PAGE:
3D-printed robot could even help deaf and hearing children learn their first language.

Step aside, Furby. This experimental robot’s language skills are way
cooler and way more useful. In a few years, it could even help deaf and
hearing children learn their first language.
The device, called
the Robot Avatar Thermal-Enhanced prototype (or, more commonly, RAVE)
could someday hang above an infant’s crib, detect when they’re ready to
learn, and then begin to communicate with them. It’s based off a 3D-printed robot,
an algorithm based on neural and thermal scans, and a computer screen
with an avatar that uses American Sign Languag

e at a certain, optimal
pace. It’s the product of a three-year, $1.1 million grant from the NSF
and nearly $1 million of additional funding from the W.M. Keck
Foundation and builds on research that Petitto has done for decades.
Preliminary
results indicate that the robot is able to keep children’s attention
for up to six minutes at a time. Infants who are only six to eight
months old began to gesture in a rhythm linked with sign language after
only a few minutes during this early work. Getting the hang of that
rhythm might indicate that a child is learning some important
foundations of any language, like picking out the sounds or other basic
units of a language.
“This
is work in progress,” emphasized Laura Ann Petitto, the lead researcher
and an educational neuroscientist at Gallaudet University. She will
present the preliminary results of her work with RAVE to a National
Science Foundation committee on October 24. “It’s evolving and will
continue to evolve for another year,” she said.
RAVE could be
especially useful for children who are born deaf. Hearing parents of
deaf or hard-of-hearing children face a choice: learn American Sign
Language—quickly—or risk that their child may struggle to pick up
language later in life.
Many linguists accept that there is a
critical period in an infant and young child’s life that they’re
particularly sensitive to language. Without hearing or seeing some
language when they are very young, children wouldn’t be able to learn.
About
two to three of every 1,000 children in the United States is born with
some kind of hearing loss, though some national surveys have reported higher rates. Almost all of these children are born to parents who can hear.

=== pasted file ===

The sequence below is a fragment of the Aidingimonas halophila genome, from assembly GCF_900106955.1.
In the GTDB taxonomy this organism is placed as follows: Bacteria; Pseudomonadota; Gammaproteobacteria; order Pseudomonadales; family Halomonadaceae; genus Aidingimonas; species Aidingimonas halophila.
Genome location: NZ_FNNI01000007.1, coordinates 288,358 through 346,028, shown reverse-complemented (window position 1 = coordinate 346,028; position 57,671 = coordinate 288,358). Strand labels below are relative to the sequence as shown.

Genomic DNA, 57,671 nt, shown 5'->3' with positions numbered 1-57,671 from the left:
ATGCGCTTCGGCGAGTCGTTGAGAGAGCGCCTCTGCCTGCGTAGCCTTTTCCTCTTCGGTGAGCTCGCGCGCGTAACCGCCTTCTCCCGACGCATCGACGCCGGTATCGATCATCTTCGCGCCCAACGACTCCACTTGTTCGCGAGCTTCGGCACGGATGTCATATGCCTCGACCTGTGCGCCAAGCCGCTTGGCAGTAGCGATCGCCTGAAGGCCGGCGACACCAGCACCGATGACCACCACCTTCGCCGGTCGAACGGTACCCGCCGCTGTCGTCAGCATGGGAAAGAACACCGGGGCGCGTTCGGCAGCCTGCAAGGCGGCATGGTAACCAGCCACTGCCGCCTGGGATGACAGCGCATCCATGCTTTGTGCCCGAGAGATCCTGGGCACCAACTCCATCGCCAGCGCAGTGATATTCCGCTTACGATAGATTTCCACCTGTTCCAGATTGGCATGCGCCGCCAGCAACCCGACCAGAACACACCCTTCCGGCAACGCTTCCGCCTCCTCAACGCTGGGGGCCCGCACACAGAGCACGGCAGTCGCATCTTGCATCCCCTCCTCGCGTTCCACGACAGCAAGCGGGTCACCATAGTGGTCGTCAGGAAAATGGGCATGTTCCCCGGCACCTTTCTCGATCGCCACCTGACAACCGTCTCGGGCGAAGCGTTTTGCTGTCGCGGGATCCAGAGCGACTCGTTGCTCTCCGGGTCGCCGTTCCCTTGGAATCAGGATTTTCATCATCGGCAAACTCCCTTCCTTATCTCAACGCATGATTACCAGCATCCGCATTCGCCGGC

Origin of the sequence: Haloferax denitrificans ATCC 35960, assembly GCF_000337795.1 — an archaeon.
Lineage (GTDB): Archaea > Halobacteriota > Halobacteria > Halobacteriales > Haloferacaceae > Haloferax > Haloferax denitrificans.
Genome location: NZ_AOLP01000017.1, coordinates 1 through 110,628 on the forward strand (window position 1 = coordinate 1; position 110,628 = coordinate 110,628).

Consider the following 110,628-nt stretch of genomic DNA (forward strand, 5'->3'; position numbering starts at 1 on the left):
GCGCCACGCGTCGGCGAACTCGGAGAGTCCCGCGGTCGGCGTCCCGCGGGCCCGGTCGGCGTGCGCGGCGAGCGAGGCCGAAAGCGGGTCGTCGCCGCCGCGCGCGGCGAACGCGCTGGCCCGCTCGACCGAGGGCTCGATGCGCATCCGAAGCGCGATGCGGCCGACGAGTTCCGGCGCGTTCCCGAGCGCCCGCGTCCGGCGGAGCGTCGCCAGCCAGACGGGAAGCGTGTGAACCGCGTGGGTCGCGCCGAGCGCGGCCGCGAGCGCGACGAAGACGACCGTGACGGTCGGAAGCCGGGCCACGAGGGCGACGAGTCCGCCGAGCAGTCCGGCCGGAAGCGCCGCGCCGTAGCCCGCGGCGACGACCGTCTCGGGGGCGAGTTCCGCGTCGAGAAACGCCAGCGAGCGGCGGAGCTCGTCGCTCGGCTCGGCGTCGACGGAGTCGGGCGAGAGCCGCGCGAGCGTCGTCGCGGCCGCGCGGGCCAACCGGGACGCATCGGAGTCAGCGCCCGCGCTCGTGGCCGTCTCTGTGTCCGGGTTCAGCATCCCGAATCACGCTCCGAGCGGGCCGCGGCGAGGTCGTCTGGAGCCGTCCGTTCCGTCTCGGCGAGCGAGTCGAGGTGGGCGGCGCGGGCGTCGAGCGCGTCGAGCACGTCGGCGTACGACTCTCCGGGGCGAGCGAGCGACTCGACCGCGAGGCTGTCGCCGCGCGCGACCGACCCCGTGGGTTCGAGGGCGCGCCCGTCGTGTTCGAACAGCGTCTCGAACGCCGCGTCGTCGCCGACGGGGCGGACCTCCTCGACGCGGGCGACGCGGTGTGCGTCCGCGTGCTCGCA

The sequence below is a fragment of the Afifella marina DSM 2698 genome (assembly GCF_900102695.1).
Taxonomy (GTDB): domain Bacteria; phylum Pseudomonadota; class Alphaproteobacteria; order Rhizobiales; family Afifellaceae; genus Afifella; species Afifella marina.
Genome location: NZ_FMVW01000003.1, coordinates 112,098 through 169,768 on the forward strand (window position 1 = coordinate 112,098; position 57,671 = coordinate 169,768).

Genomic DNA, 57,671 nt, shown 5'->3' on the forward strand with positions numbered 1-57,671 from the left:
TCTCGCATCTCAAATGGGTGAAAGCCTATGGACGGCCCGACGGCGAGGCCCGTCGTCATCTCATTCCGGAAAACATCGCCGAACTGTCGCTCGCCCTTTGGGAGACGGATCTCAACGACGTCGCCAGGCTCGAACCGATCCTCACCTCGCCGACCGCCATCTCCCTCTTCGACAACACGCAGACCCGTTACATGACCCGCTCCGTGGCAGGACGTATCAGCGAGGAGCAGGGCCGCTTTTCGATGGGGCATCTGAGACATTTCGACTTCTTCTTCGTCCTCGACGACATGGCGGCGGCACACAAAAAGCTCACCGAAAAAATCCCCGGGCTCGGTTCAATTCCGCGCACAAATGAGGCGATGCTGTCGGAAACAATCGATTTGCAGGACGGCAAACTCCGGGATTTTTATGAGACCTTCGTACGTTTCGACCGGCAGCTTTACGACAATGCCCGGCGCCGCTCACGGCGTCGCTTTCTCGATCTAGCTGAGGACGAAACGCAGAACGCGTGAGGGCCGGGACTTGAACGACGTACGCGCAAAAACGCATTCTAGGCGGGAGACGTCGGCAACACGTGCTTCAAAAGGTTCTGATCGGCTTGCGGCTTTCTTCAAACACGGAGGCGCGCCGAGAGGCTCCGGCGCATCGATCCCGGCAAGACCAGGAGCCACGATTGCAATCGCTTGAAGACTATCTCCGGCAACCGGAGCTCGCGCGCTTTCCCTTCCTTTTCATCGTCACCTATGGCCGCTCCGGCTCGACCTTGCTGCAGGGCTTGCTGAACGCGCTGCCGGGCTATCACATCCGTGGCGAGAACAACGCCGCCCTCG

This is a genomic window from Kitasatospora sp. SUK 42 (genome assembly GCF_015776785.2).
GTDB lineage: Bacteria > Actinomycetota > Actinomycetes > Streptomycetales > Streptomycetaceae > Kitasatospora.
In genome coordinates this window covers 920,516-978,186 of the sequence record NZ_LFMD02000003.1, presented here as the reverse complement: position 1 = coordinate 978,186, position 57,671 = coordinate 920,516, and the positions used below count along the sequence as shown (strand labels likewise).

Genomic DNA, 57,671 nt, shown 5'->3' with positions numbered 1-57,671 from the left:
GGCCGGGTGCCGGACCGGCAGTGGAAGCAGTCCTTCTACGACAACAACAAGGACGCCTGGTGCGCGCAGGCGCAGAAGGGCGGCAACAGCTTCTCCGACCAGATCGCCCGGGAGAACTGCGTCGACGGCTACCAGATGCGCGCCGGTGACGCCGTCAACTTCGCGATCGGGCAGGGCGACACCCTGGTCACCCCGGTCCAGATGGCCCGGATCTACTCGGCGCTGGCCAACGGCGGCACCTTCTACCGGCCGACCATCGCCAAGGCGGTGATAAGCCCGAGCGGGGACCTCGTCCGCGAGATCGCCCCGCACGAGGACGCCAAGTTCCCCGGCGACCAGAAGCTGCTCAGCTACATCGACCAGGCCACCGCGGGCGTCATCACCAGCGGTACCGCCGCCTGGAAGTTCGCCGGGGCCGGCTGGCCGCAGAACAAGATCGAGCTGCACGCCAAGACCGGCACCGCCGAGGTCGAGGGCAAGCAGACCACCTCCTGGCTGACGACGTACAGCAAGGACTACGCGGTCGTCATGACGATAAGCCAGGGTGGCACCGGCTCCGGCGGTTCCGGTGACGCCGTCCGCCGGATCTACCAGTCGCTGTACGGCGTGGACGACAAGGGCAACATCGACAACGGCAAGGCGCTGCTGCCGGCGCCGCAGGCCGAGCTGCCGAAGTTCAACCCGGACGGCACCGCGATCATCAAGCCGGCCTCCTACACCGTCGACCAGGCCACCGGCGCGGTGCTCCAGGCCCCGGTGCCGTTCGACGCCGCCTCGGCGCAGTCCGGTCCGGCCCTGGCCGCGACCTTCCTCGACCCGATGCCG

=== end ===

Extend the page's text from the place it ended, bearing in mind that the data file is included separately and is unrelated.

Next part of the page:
“There’s
no question that this work will have a direct impact on young, deaf
infants and their academic trajectory through life,” Petitto said.
Gallaudet, located in Washington, D.C., is the only university in the
world designed for students with hearing loss.
However, she added,
it could also be useful to addressing disparities that contribute to
other kinds of inequality, even among hearing children. Some research
has pointed to a “word gap” between children from wealthier families and
those from poor ones that develops before kindergarten. (However,
Petitto noted, some of the specific research showing a 30-million word
gap had serious methodological issues, including small sample sizes.)
LAP and MAKI Robot
Laura Ann Petitto poses with the MAKI robot, a component of a tool that
she and her team have designed to help children learn language—even
without a parent present. Courtesy of Laura Ann Petitto/Gallaudet University
The
fact that this tool could get and keep an infant’s attention in a
meaningful way is remarkable on its own. But the robot seems to have
overcome a major issue that has plagued other language acquisition
tools. The kind of human interaction children need to learn language
isn’t easily replicated. Studies on Baby Einstein videotapes, for
example, didn’t find any positive effects on a child’s vocabulary.
Specifically,
Petitto said, babies need interaction that actually makes sense. “It’s
not good enough that there’s just the social interaction. When
communicative actions happen, they have to be relevant and contingent
and meaningful based on what the child just said,” she explained.
Still,
don’t go looking for RAVE next to Furbies at the store just yet. It’s
still a prototype, and the research is still preliminary. It also won’t
replace all human interaction; even with RAVE, children will still need
to communicate with humans to learn language. Though Petitto said the
data is promising, it’s likely still far, far too early to tell if RAVE
has any long-term effects on a child’s language abilities.
Late
next year, Petitto said she and her team will probably start thinking
about production. The team is planning another round of tests with a
tweaked robot this month. “As scientists, we’re not going to sit back
and read a book now,” she said. “We noticed a couple of things that we
wanted to fix and we’re fixing them.”

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